The transgender bill is unwilling to mess with gender norms
Identity is felt in one’s head and heart. Policies must reflect thatUpdated: Jul 22, 2019 20:02 IST
At the heart of the Transgender Persons (Protection of Rights) bill 2019 lies an unwillingness to mess with gender. It’s ironical, as the bill seeks to rectify historical wrongs, including a big one — invisibilisation — and even devotes an entire section to transgender identity cards that any district magistrate could issue. To be sure, the latest version drops a much contested provision that was present in earlier iterations of the bill. Transgender persons will no longer be required to undergo physical screening by a district screening committee. However, they will need to undergo surgery if they wish to identify in the binary genders of man or woman. What drives the bill to demand invasive and costly interventions on people’s bodies before they could qualify as man or woman?
The idea that one may not undergo surgery and still identify with a gender that was not assigned to them at birth, requires us to revisit our existing assumptions about gender. According to the bill, to be a man or a woman is strictly biological business, and thus requires equally strict rules of entry. Is this possibly why the bill is silent about the sexuality of trans persons? What then of civil rights like marriage, divorce, property transfer, and inheritance?
Not only does such an understanding of gender, one which confuses it with biological sex, fly in the face of what is now globally accepted — identity is felt primarily in one’s head and heart — it also opens the door to further discriminatory practices. A case in point is what athletes like Dutee Chand and Caster Semenya have faced, when the International Association of Athletics Federations sought to bar them from participating in certain international sporting categories on account of the naturally-occurring Testosterone (a sex hormone) levels in their bodies being higher than the permissible limits for women. Like the international sporting authority, the bill too, seeks to define the boundaries of what it means to be a woman or a man. Like the rules that were challenged in an international court of law, the bill too suggests medical intervention for bodies that lie outside these constructed boundaries, if they wished to fit in.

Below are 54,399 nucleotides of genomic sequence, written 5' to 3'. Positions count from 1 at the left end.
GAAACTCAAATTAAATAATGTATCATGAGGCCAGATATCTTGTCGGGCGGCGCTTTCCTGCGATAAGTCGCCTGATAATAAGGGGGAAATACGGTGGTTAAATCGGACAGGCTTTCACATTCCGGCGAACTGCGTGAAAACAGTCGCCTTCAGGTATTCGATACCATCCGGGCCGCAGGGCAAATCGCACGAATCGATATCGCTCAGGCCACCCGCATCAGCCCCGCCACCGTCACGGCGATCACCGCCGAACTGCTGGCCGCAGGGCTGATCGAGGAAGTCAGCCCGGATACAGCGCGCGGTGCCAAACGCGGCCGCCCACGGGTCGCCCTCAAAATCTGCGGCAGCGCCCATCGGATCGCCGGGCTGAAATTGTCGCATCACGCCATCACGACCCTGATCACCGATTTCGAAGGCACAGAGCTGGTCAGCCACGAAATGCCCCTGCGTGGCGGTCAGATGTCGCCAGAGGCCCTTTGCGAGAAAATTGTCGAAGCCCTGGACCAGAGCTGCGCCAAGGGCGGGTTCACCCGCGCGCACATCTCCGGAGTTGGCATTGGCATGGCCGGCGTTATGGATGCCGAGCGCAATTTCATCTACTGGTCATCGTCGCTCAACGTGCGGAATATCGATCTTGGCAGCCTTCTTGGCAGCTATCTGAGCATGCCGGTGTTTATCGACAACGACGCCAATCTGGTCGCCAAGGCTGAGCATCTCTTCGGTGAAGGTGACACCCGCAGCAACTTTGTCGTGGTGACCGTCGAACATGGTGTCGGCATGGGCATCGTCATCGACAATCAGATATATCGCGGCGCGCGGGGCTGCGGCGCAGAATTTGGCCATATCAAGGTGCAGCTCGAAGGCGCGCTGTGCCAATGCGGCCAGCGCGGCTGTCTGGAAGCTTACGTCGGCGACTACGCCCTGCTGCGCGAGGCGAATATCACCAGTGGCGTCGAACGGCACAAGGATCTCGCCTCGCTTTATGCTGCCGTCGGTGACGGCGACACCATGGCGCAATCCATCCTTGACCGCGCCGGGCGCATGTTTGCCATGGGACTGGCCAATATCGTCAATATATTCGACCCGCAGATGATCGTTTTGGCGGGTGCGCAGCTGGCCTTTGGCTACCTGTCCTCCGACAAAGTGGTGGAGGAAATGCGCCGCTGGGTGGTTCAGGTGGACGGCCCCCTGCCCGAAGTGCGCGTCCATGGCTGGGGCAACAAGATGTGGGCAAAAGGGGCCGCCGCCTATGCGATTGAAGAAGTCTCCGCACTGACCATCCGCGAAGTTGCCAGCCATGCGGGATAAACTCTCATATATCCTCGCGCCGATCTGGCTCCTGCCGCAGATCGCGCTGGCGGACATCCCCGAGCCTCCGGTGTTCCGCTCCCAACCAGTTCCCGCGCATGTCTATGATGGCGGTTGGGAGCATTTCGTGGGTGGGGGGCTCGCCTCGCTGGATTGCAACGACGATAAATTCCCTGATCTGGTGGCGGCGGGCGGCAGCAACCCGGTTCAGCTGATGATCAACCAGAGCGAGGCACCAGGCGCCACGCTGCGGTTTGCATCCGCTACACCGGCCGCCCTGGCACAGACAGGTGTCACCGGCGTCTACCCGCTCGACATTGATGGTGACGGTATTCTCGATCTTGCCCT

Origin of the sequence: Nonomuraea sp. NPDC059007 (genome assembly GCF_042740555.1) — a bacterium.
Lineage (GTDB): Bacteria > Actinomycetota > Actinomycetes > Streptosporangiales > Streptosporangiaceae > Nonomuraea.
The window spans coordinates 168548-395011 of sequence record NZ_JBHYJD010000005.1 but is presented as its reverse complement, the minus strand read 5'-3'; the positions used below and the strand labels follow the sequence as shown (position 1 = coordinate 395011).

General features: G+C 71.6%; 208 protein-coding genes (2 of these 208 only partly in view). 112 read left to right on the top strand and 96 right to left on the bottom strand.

Of course, one doesn’t have to undergo surgery if one doesn’t want, you would say. And you wouldn’t be wrong — the top court of the country too, had said in 2014 that any governmental insistence on proof of having undergone surgery to establish one’s gender is both, “illegal and immoral”.
If gender is multifarious and subjectively experienced, biological sex is variant and non-binary. The two are not the same, but are interlinked. More importantly, it is not the job of a bill to categorise and define either. Just as the government heeded the trans communities’ demands to do away with the indignity of physical screening, so too must it recognise the dignity of self identification, even as man or woman. Not everyone wishes to transition, not everyone can afford to. Not every identifies as transgender, though they fall within the umbrella term. But everyone is a citizen and has due equal rights.